Faculty and 3rd year resident back-up is provided for three months after the residents start taking call: the faculty will be physically present every time the resident will have to come in.
Call duties are equally divided amongst the residents regardless of the year they are in. This usually corresponds to one night a week and one week end a month. All calls are taken from home, with the residents coming in only if required. For week end calls, residents are expected to come in from 9 am to 4 pm and then take calls from home and come in on demand.
“It has been an awesome opportunity to be a member of the radiology department at the University of Pennsylvania. It is an excellent residency program with a large diversified caseload, very good guidance and great camaraderie.” Alejandro Valdes-Martinez, Class of 2008
We involve our residents in teaching the veterinary students when and where appropriate. We believe that being forced to teach is a great way to learn. In addition to daily interaction with students on the clinics, our residents are involved in teaching student radiology rounds, as well as the ultrasound hand-on lab and the technique rounds. They also participate in a few of the radiology labs given yearly to the 1st and 2nd year veterinary students, with topics such as radiographic anatomy and orthopedic radiology. They also teach a yearly radiology review including two sessions of three hours to the interns of the veterinary hospital.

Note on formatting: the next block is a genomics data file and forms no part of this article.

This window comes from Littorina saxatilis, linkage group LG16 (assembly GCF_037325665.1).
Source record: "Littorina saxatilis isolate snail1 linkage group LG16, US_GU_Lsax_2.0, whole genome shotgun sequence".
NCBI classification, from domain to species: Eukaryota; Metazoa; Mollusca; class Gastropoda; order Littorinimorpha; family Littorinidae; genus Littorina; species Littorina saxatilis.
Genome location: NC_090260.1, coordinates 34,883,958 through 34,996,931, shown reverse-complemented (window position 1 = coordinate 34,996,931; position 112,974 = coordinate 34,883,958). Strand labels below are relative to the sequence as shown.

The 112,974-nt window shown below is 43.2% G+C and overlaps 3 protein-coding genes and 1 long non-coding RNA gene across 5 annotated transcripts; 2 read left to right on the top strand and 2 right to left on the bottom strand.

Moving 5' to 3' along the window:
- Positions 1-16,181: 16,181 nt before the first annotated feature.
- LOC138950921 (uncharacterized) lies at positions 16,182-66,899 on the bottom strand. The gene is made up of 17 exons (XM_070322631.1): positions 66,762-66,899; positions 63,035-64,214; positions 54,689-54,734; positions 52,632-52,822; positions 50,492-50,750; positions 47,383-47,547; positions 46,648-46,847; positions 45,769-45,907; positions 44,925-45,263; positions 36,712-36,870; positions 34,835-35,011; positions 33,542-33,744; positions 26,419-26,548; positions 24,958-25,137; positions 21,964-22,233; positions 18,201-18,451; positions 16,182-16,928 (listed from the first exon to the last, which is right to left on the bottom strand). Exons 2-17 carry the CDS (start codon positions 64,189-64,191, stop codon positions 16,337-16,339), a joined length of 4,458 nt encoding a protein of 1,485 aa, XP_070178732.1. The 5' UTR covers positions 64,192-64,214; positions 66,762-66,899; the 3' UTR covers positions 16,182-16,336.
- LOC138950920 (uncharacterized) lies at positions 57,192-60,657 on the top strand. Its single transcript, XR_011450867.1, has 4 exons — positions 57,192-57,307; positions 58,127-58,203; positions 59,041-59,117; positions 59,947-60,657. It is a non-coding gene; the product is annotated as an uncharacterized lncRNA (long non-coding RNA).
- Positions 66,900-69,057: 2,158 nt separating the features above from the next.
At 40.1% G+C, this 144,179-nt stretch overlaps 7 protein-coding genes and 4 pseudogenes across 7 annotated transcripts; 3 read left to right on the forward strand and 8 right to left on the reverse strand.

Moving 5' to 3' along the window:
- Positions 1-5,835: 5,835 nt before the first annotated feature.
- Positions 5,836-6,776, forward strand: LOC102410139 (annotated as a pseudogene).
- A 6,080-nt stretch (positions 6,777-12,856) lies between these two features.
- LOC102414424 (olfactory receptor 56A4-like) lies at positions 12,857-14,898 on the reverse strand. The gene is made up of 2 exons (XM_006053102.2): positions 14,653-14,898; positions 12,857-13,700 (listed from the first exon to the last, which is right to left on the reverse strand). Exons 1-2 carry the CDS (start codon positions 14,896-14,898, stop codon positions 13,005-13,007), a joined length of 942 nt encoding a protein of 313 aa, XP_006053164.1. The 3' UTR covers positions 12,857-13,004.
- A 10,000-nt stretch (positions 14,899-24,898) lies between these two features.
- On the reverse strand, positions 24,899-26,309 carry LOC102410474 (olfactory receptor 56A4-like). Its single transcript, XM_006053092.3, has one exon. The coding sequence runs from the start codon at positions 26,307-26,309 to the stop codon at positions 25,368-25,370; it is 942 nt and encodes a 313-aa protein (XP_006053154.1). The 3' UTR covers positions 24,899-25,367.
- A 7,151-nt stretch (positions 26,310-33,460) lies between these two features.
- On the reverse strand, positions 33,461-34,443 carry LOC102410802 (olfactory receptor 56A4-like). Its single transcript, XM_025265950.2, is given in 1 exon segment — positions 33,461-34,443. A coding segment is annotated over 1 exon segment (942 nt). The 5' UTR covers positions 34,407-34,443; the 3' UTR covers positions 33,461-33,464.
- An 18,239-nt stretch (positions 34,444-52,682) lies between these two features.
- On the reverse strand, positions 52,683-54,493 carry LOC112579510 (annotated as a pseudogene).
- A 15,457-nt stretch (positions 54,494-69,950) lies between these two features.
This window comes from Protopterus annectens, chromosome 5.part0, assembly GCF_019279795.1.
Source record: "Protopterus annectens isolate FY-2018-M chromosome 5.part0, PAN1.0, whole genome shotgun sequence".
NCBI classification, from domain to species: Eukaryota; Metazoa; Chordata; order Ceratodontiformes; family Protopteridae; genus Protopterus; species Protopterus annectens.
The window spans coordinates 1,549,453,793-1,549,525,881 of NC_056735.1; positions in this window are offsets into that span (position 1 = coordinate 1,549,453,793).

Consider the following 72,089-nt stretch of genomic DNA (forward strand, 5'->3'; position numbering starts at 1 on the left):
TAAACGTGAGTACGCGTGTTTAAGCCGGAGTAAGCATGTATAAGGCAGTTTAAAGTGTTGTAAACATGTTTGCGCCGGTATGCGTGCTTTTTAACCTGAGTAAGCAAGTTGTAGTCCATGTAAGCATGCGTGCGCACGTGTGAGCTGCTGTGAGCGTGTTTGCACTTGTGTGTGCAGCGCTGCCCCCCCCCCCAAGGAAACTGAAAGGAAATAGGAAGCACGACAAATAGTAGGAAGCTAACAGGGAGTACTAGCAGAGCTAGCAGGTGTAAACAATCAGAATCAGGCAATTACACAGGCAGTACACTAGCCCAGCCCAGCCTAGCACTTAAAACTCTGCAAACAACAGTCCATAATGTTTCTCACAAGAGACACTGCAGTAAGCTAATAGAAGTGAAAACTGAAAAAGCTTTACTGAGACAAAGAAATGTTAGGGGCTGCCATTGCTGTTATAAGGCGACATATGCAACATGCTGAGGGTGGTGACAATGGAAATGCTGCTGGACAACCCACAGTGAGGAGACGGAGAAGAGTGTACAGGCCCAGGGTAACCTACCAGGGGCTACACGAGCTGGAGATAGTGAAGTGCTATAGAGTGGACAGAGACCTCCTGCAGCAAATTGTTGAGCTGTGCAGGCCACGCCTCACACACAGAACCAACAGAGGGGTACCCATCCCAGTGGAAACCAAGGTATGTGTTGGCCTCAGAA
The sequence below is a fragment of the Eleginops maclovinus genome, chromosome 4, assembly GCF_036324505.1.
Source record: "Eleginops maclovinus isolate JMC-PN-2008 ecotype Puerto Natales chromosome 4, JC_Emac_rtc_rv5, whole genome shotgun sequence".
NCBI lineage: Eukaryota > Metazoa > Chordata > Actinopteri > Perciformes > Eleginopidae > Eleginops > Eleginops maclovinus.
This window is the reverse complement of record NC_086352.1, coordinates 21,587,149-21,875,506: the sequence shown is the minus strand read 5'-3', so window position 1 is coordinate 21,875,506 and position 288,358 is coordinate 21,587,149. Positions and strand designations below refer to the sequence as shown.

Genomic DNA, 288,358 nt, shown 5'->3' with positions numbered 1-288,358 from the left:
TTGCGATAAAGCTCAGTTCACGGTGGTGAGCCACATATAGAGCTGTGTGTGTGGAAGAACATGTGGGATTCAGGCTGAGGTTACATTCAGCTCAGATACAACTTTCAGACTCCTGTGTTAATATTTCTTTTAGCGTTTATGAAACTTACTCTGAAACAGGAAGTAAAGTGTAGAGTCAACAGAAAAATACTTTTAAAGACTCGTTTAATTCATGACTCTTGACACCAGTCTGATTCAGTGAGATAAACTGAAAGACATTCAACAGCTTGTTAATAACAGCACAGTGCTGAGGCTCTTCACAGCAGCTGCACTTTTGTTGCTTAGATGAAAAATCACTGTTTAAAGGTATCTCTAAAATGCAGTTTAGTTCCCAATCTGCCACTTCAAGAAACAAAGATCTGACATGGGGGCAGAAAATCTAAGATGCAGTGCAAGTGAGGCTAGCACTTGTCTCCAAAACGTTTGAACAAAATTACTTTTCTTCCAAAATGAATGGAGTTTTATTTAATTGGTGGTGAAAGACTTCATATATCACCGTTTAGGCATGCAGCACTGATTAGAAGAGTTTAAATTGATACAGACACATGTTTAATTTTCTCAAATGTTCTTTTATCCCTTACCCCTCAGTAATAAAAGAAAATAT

Travel funds and other benefits
The residents have an amount of $1,300.00 every year available to travel to conferences. These funds do roll over across the three years of residency.
The section of radiology furnishes an additional $500.00 over three year, to be used towards externships, or to complete funding for travel to conferences or continuing education sessions.
Limited funds are available for exceptional needs regarding educational purposes and availability can be discussed with the section on a case by case basis.
Residents share an office and all have their own working space with a dedicated desktop.
Radiology residents have a dedicated library which may be accessed 24 hours a day. It contains bound radiology journals, textbooks (both recent and older versions), and educational CD-roms and laser discs.